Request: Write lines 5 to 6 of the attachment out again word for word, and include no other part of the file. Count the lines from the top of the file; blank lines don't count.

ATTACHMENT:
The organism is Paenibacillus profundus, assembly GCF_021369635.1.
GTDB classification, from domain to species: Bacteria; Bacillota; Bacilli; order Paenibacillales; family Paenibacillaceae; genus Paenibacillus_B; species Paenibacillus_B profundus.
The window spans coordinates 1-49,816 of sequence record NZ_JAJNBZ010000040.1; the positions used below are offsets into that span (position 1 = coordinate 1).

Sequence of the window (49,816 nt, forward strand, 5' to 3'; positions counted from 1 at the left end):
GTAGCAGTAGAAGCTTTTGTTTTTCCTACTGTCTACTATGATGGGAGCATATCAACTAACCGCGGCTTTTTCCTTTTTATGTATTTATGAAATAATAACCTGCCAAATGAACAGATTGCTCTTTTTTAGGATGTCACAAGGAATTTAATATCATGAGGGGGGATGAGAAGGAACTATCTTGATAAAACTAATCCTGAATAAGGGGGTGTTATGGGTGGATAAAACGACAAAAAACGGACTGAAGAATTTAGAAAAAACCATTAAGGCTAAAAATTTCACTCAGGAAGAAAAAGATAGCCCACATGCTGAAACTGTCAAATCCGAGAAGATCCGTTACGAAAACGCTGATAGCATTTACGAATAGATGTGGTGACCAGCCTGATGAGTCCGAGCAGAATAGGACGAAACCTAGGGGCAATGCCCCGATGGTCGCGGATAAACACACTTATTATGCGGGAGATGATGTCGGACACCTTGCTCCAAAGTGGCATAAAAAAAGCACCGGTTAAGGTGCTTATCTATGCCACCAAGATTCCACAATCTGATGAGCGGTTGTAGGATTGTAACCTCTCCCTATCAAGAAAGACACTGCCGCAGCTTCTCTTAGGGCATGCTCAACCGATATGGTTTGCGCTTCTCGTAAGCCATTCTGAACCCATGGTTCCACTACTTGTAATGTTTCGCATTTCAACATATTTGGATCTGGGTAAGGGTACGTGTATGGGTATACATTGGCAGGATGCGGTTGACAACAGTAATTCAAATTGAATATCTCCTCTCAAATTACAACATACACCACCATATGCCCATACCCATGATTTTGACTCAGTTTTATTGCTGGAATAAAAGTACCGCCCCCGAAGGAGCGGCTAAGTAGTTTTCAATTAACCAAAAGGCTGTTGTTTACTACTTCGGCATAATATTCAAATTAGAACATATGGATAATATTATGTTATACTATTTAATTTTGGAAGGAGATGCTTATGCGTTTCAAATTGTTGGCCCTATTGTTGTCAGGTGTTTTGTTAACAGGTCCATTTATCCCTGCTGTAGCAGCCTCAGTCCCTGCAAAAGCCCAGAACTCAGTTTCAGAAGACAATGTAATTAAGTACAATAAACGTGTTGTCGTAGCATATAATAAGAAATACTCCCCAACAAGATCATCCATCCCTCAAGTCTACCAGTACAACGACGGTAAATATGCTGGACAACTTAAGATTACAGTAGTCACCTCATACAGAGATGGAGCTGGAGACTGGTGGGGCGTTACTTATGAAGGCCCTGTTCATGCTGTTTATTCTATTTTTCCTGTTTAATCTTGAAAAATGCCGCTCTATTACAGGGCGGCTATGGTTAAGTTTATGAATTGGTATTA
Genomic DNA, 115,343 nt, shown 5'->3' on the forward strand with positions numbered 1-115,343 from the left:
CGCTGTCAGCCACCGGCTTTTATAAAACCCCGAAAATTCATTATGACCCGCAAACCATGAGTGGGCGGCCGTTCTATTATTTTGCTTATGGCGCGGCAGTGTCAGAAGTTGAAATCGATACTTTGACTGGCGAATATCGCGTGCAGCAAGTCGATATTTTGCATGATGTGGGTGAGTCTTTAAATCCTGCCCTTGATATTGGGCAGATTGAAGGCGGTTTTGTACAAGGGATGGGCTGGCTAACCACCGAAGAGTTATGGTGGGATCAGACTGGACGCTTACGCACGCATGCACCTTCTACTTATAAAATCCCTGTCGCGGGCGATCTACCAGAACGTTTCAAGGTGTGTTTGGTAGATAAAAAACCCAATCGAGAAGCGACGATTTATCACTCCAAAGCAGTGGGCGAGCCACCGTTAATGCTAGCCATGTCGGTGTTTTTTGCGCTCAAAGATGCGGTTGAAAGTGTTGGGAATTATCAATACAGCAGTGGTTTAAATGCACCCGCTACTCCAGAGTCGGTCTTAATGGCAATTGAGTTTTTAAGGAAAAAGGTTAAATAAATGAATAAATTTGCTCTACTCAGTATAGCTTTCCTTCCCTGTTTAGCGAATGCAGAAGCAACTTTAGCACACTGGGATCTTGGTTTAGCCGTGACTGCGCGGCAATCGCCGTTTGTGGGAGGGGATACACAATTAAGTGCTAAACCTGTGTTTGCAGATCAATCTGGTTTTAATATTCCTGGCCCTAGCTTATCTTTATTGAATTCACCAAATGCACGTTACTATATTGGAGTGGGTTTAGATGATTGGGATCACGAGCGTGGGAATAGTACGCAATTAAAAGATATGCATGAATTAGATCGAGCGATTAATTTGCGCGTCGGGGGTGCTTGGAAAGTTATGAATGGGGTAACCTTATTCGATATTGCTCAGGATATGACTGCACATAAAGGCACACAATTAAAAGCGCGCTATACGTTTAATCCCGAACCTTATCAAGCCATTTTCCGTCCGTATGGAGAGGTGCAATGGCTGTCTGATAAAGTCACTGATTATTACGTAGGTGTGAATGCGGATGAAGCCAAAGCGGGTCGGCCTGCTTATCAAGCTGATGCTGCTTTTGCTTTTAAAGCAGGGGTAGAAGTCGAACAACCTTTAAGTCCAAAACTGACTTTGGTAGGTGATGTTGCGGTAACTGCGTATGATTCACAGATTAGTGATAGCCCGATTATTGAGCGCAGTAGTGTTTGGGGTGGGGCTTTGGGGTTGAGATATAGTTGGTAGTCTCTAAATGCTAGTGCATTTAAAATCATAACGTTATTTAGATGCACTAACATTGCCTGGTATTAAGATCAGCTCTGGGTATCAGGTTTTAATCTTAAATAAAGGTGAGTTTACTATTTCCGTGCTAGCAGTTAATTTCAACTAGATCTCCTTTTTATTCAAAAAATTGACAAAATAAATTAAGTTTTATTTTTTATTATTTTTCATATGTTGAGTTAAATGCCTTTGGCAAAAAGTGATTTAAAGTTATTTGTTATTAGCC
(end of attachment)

GTAGCAGTAGAAGCTTTTGTTTTTCCTACTGTCTACTATGATGGGAGCATATCAACTAACCGCGGCTTTTTCCTTTTTATGTATTTATGAAATAATAACCTGCCAAATGAACAGATTGCTCTTTTTTAGGATGTCACAAGGAATTTAATATCATGAGGGGGGATGAGAAGGAACTATCTTGATAAAACTAATCCTGAATAAGGGGGTGTTATGGGTGGATAAAACGACAAAAAACGGACTGAAGAATTTAGAAAAAACCATTAAGGCTAAAAATTTCACTCAGGAAGAAAAAGATAGCCCACATGCTGAAACTGTCAAATCCGAGAAGATCCGTTACGAAAACGCTGATAGCATTTACGAATAGATGTGGTGACCAGCCTGATGAGTCCGAGCAGAATAGGACGAAACCTAGGGGCAATGCCCCGATGGTCGCGGATAAACACACTTATTATGCGGGAGATGATGTCGGACACCTTGCTCCAAAGTGGCATAAAAAAAGCACCGGTTAAGGTGCTTATCTATGCCACCAAGATTCCACAATCTGATGAGCGGTTGTAGGATTGTAACCTCTCCCTATCAAGAAAGACACTGCCGCAGCTTCTCTTAGGGCATGCTCAACCGATATGGTTTGCGCTTCTCGTAAGCCATTCTGAACCCATGGTTCCACTACTTGTAATGTTTCGCATTTCAACATATTTGGATCTGGGTAAGGGTACGTGTATGGGTATACATTGGCAGGATGCGGTTGACAACAGTAATTCAAATTGAATATCTCCTCTCAAATTACAACATACACCACCATATGCCCATACCCATGATTTTGACTCAGTTTTATTGCTGGAATAAAAGTACCGCCCCCGAAGGAGCGGCTAAGTAGTTTTCAATTAACCAAAAGGCTGTTGTTTACTACTTCGGCATAATATTCAAATTAGAACATATGGATAATATTATGTTATACTATTTAATTTTGGAAGGAGATGCTTATGCGTTTCAAATTGTTGGCCCTATTGTTGTCAGGTGTTTTGTTAACAGGTCCATTTATCCCTGCTGTAGCAGCCTCAGTCCCTGCAAAAGCCCAGAACTCAGTTTCAGAAGACAATGTAATTAAGTACAATAAACGTGTTGTCGTAGCATATAATAAGAAATACTCCCCAACAAGATCATCCATCCCTCAAGTCTACCAGTACAACGACGGTAAATATGCTGGACAACTTAAGATTACAGTAGTCACCTCATACAGAGATGGAGCTGGAGACTGGTGGGGCGTTACTTATGAAGGCCCTGTTCATGCTGTTTATTCTATTTTTCCTGTTTAATCTTGAAAAATGCCGCTCTATTACAGGGCGGCTATGGTTAAGTTTATGAATTGGTATTA
Genomic DNA, 115,343 nt, shown 5'->3' on the forward strand with positions numbered 1-115,343 from the left: